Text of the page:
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stoop1

[stoop]
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verb (used without object)
  1. to bend the head and shoulders, or the body generally, forward and downward from an erect position: to stoop over a desk.
  2. to carry the head and shoulders habitually bowed forward: to stoop from age.
  3. (of trees, precipices, etc.) to bend, bow, or lean.
  4. to descend from one's level of dignity; condescend; deign: Don't stoop to argue with him.
  5. to swoop down, as a hawk at prey.
  6. to submit; yield.
  7. Obsolete. to come down from a height.
verb (used with object)
  1. to bend (oneself, one's head, etc.) forward and downward.
  2. Archaic. to abase, humble, or subdue.
noun
  1. the act or an instance of stooping.
  2. a stooping position or carriage of body: The elderly man walked with a stoop.
  3. a descent from dignity or superiority.
  4. a downward swoop, as of a hawk.

Origin of stoop1

before 900; Middle English stoupen (v.), Old English stūpian; cognate with Middle Dutch stūpen to bend, bow; akin to steep1
Related formsstoop·er, nounstoop·ing·ly, adverbnon·stoop·ing, adjectiveun·stooped, adjectiveun·stoop·ing, adjective

Synonyms

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1. lean, crouch.

Synonym study

1. See bend1.

stoop2

[stoop]
noun
  1. a small raised platform, approached by steps and sometimes having a roof and seats, at the entrance of a house; a small porch.

Origin of stoop2

1670–80, Americanism; < Dutch stoep; cognate with Middle Low German stōpe, German Stufe step in a stair. See step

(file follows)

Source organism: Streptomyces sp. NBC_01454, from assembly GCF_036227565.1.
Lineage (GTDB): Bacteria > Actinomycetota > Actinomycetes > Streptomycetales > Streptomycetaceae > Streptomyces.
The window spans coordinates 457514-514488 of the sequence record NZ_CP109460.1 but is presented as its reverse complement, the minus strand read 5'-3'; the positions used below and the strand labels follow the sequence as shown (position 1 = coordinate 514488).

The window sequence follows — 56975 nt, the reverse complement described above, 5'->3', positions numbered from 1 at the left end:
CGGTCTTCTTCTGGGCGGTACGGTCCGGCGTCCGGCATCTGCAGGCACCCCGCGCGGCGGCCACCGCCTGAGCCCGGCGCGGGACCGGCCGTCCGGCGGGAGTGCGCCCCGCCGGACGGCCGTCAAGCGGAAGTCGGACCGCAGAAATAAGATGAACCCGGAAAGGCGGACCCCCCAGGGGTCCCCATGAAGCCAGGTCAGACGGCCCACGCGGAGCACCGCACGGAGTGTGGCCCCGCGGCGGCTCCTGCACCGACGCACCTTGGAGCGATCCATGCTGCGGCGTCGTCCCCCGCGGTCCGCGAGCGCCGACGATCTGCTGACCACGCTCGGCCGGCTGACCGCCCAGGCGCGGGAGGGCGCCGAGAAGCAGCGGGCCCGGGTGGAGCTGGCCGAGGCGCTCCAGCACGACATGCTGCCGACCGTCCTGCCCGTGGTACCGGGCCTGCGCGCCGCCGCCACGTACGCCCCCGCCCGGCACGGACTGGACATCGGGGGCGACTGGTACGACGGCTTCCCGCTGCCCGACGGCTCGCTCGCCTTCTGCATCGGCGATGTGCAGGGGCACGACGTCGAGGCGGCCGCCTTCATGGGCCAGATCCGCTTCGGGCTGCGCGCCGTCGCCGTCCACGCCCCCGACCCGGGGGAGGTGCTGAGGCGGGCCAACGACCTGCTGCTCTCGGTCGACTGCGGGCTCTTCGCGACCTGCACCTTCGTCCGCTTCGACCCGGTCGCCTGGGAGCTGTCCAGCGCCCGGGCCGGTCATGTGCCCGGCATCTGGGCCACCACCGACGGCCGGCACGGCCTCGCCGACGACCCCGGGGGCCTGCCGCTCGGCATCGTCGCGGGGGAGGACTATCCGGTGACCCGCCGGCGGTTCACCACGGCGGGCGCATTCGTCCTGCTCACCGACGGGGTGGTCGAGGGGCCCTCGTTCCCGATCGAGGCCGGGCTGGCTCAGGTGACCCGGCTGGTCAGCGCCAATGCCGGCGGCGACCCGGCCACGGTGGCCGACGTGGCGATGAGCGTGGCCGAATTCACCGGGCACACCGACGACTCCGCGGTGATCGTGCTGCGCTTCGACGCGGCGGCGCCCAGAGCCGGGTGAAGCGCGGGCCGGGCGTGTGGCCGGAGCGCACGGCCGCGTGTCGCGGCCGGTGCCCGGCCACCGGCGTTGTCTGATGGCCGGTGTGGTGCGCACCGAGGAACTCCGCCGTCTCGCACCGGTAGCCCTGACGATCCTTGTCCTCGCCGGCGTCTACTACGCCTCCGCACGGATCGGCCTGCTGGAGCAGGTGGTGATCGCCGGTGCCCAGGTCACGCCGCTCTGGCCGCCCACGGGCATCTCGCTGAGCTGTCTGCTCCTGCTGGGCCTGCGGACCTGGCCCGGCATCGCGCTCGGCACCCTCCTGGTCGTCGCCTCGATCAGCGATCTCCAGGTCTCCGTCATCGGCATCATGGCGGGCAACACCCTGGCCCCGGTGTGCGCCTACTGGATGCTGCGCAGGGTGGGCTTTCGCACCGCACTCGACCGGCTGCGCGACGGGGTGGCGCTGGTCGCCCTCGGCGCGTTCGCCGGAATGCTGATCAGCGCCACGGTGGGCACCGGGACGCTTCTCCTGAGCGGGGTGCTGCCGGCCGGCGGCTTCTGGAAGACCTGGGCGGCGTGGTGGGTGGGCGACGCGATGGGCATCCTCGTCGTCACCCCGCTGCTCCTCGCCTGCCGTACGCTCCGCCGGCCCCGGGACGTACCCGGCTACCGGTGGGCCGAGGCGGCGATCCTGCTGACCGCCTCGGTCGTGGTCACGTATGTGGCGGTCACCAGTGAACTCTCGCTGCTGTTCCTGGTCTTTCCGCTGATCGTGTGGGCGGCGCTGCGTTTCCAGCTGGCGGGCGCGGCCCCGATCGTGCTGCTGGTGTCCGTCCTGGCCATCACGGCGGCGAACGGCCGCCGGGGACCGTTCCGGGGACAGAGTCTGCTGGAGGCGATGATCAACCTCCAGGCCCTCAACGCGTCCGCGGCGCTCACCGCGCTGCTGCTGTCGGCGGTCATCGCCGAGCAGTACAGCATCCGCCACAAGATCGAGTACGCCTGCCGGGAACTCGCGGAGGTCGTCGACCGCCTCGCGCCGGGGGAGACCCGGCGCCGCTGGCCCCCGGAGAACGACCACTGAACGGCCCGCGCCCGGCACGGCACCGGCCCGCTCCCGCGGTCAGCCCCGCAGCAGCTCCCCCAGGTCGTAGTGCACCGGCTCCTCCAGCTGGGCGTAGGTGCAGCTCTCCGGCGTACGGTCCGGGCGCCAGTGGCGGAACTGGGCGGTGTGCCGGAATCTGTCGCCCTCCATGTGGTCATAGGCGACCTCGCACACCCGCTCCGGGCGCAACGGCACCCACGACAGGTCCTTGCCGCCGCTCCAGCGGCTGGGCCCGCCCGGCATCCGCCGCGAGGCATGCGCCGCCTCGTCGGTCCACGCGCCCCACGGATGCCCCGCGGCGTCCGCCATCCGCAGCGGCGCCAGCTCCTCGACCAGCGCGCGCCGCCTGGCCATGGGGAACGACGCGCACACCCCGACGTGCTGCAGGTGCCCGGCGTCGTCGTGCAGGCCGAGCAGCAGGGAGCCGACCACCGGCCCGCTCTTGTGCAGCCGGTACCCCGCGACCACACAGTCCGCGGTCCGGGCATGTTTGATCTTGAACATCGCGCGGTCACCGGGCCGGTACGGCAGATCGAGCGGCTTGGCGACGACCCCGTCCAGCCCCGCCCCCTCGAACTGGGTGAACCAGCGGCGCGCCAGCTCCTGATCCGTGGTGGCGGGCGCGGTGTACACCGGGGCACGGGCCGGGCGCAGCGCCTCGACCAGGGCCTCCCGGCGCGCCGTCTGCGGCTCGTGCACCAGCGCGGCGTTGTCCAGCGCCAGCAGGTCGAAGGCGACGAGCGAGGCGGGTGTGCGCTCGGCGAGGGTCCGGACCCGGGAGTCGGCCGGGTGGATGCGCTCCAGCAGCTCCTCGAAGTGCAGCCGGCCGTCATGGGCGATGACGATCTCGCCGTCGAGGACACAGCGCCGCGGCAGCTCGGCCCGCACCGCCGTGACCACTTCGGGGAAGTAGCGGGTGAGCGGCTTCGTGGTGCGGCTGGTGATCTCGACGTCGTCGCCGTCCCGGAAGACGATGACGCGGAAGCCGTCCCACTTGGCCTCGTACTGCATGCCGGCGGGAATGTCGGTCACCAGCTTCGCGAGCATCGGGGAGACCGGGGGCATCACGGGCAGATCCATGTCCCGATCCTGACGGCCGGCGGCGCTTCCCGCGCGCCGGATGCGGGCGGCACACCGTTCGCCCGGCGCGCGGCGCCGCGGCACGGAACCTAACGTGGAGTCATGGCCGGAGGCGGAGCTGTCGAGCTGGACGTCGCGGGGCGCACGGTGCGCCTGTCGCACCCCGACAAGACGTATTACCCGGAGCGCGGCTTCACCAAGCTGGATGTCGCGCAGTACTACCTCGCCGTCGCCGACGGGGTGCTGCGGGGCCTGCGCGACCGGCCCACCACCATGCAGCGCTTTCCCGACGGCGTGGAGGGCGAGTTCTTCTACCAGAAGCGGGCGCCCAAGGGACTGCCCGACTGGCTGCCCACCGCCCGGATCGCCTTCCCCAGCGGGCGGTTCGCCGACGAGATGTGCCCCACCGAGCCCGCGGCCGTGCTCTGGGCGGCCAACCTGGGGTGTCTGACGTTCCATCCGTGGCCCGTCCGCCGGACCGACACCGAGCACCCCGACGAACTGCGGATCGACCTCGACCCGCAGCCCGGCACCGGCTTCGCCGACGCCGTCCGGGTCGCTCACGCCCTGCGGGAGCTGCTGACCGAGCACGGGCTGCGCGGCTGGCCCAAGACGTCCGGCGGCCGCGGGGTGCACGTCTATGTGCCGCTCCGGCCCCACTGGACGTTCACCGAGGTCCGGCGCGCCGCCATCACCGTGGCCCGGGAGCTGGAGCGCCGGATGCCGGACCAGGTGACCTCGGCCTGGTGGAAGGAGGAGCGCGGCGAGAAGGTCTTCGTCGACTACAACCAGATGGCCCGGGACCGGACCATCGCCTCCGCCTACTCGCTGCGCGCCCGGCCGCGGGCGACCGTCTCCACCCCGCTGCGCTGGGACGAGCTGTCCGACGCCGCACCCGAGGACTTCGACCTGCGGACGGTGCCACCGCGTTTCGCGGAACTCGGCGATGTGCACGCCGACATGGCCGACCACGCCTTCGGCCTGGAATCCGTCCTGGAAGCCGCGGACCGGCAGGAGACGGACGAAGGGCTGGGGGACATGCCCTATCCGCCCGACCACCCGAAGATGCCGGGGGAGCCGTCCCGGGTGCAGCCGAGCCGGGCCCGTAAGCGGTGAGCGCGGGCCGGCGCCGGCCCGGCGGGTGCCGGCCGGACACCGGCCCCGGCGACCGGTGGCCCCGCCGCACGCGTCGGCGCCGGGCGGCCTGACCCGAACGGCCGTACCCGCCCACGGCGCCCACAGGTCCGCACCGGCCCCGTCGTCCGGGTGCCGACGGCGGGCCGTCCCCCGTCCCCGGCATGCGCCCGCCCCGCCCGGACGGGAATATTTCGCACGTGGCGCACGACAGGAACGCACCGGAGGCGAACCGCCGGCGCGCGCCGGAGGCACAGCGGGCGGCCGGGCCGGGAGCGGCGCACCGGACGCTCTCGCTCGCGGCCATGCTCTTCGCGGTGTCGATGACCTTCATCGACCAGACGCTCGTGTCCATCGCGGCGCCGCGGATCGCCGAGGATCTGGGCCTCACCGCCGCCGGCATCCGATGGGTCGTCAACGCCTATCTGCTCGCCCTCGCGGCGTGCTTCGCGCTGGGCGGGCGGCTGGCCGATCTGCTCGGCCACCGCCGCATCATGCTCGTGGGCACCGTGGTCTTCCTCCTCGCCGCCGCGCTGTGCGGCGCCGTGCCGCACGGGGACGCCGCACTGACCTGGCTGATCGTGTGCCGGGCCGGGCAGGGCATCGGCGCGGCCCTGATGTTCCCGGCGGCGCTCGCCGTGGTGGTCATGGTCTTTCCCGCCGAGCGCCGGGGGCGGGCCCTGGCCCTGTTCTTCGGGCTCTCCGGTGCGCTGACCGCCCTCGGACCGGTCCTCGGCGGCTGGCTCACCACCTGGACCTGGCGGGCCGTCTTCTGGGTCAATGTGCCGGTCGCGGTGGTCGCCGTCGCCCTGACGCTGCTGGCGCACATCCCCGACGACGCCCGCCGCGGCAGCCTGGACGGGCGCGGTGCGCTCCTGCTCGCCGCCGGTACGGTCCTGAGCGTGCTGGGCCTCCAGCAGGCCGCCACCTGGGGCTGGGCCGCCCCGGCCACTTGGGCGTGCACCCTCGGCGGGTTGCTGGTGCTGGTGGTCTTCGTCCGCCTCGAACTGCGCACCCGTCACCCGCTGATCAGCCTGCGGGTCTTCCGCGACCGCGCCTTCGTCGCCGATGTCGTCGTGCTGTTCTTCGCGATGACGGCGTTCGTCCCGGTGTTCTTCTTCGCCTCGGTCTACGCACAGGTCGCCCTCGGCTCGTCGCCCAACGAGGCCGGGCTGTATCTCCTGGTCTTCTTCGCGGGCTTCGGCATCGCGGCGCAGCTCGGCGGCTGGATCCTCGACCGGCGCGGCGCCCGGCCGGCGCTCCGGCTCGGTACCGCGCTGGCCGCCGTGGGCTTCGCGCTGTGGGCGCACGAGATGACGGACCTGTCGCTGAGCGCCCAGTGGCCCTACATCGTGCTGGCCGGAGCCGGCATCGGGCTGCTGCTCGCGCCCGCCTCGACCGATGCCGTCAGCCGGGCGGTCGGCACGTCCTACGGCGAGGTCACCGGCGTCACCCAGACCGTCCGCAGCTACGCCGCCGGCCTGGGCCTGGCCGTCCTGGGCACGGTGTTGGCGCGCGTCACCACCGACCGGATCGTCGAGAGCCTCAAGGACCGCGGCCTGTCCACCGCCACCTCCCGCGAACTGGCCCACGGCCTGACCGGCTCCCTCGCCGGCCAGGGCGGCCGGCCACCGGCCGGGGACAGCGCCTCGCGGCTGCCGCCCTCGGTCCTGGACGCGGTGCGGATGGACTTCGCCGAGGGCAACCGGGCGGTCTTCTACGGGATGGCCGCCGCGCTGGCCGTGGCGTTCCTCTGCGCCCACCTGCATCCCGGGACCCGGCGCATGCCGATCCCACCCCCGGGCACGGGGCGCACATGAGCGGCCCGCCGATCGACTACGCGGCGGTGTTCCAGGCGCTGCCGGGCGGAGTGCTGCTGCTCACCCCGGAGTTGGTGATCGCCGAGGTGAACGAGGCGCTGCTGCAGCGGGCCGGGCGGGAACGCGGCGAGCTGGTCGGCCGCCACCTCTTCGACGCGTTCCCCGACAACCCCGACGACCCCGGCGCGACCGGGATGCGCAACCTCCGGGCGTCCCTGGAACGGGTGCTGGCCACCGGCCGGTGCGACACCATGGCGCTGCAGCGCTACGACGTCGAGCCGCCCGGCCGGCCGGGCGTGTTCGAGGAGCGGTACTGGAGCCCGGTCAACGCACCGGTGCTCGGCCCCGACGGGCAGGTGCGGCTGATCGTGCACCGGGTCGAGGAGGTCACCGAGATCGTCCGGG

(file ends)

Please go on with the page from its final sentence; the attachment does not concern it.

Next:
stoop3

[stoop]
noun
  1. stoup.
Dictionary.com Unabridged Based on the Random House Unabridged Dictionary, © Random House, Inc. 2018

Examples from the Web for stoop

Contemporary Examples

Historical Examples

  • Harriett saw his stoop, and the taut, braced power of his back as he lifted.

  • No fools are they, in fact, even when to that name they 'stoop to conquer.'

  • He showed no interest on seeing K., who had to stoop to enter the low room.

    K

    Mary Roberts Rinehart

  • In order to pass out he was obliged to stoop, so tall was he.

    Rico and Wiseli

    Johanna Spyri

  • I told him I did, and it was because I did and meant to do so to the last, that I would not stoop to propitiate any of them.

    Little Dorrit

    Charles Dickens


British Dictionary definitions for stoop

stoop1

verb (mainly intr)
  1. (also tr) to bend (the body or the top half of the body) forward and downward
  2. to carry oneself with head and shoulders habitually bent forward
  3. (often foll by to) to abase or degrade oneself
  4. (often foll by to) to condescend; deign
  5. (of a bird of prey) to swoop down
  6. archaic to give in
noun
  1. the act, position, or characteristic of stooping
  2. a lowering from a position of dignity or superiority
  3. a downward swoop, esp of a bird of prey
Derived Formsstooper, nounstooping, adjectivestoopingly, adverb

Word Origin

Old English stūpan; related to Middle Dutch stupen to bow, Old Norse stūpa, Norwegian stupa to fall; see steep 1

stoop2

noun
  1. US and Canadian a small platform with steps up to it at the entrance to a building

Word Origin

C18: from Dutch stoep, of Germanic origin; compare Old High German stuofa stair, Old English stōpel footprint; see step

stoop3

noun
  1. archaic a pillar or post

Word Origin

C15: variant of dialect stulpe, probably from Old Norse stolpe; see stele

stoop4

noun
  1. a less common spelling of stoup
Collins English Dictionary - Complete & Unabridged 2012 Digital Edition © William Collins Sons & Co. Ltd. 1979, 1986 © HarperCollins Publishers 1998, 2000, 2003, 2005, 2006, 2007, 2009, 2012

Word Origin and History for stoop

v.

"bend forward," Old English stupian "to bow, bend" (cognate with Middle Dutch stupen "to bow, bend"), from Proto-Germanic *stup-, from PIE *(s)teu- (see steep (adj.)). Figurative sense of "condescend" is from 1570s. Sense of "swoop" is first recorded 1570s in falconry.

n.

"raised open platform at the door of a house," 1755, American and Canadian, from Dutch stoep "flight of steps, doorstep, stoop," from Middle Dutch, from Proto-Germanic *stopo "step" (see step).

Online Etymology Dictionary, © 2010 Douglas Harper